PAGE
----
How many solar panels does it take to charge a 150 AH battery?

If you’ve been planning to install an off-grid solar energy solution, it is an obvious thing one can ask: How many watts of solar panels do I need to charge a 150 AH battery? Or how much time it takes to 600 watts of the solar panels to charge a 150 AH battery full?

Solar Panels
150 Ah Solar Battery

In this article, we’ll explain the basic calculation of the solar panels’ capacity or wattage requirements to charge a battery bank.

First, let us calculate the battery watts. Inverter batteries come in 12 Volts capacity, let’s say you have a 150 AH battery bank then multiply the battery’s AH with its Volts to calculate the total battery wattages.

150 AH * 12 Volts = 1800 Watts

Battery AH * Battery Volts = Battery Watts

Second, in how many hours you want the battery bank to charge full using just solar panels. Let’s assume to charge a 150 AH battery full in just 4 hours. So divide the watts of battery by charging hours.

1800 Watts / 4 Hours = 450 Watts

Battery Watts / Charging Hours = Watts Required

So, we would require more than 450 watts of solar panels to charge a 150 AH battery around 4 hours under a clear and sunny sky.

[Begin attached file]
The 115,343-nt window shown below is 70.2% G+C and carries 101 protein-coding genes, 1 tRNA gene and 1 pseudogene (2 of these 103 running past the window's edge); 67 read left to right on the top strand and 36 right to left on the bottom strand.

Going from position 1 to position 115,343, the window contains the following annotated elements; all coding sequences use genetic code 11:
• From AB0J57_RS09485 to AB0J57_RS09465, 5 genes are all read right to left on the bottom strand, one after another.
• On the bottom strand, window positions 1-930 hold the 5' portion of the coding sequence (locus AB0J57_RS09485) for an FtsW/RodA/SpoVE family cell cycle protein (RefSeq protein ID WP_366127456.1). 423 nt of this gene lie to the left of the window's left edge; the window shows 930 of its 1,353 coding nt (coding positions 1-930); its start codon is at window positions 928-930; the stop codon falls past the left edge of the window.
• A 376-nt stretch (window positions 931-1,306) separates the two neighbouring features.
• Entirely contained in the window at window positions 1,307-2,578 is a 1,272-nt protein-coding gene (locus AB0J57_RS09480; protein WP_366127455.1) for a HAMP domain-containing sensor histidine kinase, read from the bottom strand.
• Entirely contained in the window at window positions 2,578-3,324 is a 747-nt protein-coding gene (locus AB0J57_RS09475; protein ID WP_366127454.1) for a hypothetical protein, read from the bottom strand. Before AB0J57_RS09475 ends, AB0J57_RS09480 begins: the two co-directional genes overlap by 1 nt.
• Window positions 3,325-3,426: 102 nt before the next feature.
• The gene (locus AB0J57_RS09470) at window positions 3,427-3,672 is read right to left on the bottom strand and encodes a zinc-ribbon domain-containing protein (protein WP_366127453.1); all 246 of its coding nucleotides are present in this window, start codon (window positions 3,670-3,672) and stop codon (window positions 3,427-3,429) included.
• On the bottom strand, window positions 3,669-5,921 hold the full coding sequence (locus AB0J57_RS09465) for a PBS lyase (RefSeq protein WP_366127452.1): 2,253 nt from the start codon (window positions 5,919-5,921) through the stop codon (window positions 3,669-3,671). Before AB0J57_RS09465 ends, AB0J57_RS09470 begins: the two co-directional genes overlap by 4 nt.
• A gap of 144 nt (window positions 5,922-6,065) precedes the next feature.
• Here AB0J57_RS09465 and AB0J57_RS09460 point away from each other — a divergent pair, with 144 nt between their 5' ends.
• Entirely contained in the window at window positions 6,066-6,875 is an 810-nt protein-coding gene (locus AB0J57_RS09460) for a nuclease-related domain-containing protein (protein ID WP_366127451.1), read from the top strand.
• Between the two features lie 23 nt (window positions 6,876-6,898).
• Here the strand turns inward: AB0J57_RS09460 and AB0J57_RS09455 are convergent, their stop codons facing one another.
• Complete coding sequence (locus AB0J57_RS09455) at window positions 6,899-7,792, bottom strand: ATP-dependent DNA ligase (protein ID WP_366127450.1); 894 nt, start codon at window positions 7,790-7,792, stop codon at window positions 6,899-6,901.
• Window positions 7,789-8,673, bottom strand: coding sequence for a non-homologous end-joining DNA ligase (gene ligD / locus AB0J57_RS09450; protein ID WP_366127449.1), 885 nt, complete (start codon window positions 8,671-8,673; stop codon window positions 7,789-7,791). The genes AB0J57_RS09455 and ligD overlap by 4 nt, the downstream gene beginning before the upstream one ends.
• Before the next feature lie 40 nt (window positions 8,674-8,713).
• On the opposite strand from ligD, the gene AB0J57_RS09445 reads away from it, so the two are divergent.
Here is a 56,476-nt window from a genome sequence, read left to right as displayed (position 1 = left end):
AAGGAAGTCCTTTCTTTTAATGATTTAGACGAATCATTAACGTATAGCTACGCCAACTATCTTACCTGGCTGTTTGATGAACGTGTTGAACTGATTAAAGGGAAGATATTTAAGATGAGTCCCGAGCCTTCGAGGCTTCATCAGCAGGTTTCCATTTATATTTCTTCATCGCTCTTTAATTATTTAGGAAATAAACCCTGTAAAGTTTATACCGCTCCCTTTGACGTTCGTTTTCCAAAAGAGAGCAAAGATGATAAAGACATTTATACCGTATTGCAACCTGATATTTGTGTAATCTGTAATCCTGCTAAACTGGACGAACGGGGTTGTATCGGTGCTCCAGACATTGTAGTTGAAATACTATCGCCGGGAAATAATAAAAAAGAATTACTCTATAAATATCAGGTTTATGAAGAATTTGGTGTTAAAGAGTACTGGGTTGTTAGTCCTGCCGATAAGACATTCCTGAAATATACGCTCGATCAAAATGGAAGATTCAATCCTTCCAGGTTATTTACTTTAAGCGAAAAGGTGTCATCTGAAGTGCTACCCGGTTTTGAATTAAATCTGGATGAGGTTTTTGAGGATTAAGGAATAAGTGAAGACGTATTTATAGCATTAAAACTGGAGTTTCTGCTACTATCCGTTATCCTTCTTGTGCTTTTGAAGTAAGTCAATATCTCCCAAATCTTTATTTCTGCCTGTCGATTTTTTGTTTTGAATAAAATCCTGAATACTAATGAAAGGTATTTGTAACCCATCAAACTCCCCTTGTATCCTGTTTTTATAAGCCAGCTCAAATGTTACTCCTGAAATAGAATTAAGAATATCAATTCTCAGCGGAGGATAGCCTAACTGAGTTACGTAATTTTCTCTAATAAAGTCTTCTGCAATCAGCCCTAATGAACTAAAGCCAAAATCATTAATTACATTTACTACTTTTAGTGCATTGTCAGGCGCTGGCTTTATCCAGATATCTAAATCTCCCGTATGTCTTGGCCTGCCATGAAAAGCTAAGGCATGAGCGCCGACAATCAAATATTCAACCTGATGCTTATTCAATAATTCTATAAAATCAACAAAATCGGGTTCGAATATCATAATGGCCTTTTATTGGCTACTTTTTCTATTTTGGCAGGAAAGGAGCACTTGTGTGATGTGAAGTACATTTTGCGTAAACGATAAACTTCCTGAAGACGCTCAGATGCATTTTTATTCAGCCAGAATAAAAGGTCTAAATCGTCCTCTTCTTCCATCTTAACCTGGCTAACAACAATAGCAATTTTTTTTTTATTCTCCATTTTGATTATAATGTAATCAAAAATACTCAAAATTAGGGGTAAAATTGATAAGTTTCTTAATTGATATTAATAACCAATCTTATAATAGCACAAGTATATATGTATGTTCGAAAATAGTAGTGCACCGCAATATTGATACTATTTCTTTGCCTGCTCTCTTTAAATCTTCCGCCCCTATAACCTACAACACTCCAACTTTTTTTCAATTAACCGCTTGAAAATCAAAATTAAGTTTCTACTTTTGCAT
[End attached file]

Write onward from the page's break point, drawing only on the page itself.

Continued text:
But no inverter will charge the battery with such a high current.

A 150 AH battery rated with C10 will be charged with 15 (+1 or 2) Amps of current. Thus, for the battery’s long life you should not charge it more than that. Even an inverter won’t do that even if you supply more than the required current, rather the inverter moves those additional energies to direct output for day load.

Let’s adjust the formula little bit:

A 180 Watts of solar panel will generate around 8-9 Amps and 2 Panels in parallel will generate more than 15 Amps, which will be enough to charge an inverter battery. So assume we have a 2 * 180-watt panel.

1800 Watts / 360 Watts = 5 Hours (theoratical)

Battery Watts / Watts Required = Charging Hours

You just need 200+ Watts of solar panels to charge a 150 AH 12 V battery in 5+ sunny hours. This may take more than one and a half days to charge completely. So, in the end, just add 30% additional solar watts if you stick to a minimum, as there are some current losses in electricity conversion.

Smart Note: Better use MPPT (Maximum Power Point Tracking) solar charge controller over PWM (Pulse-Width Modulation) to extract the most from solar panels. Power losses are negligible in MPPT and over 97% efficient, whereas, PWM loses around 20 to 30% of its energy.

When we are talking about a clear and sunny sky, things are not bright always. Weather conditions like clouds, rains, and winter season also affect solar energy generation, we need to take such conditions into account as well.

If you’re relying completely on solar power, then add more watts of the solar capacity. This way you can rely on solar power in the day time and use the battery bank power at night time.

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  1. Satheesh Avatar

    Can I charge 2*12 Volts 150 AH battery (two batteries same time use) with 12 Volts and 540 Watts solar panel?

    1. Atul Kumar Pandey Avatar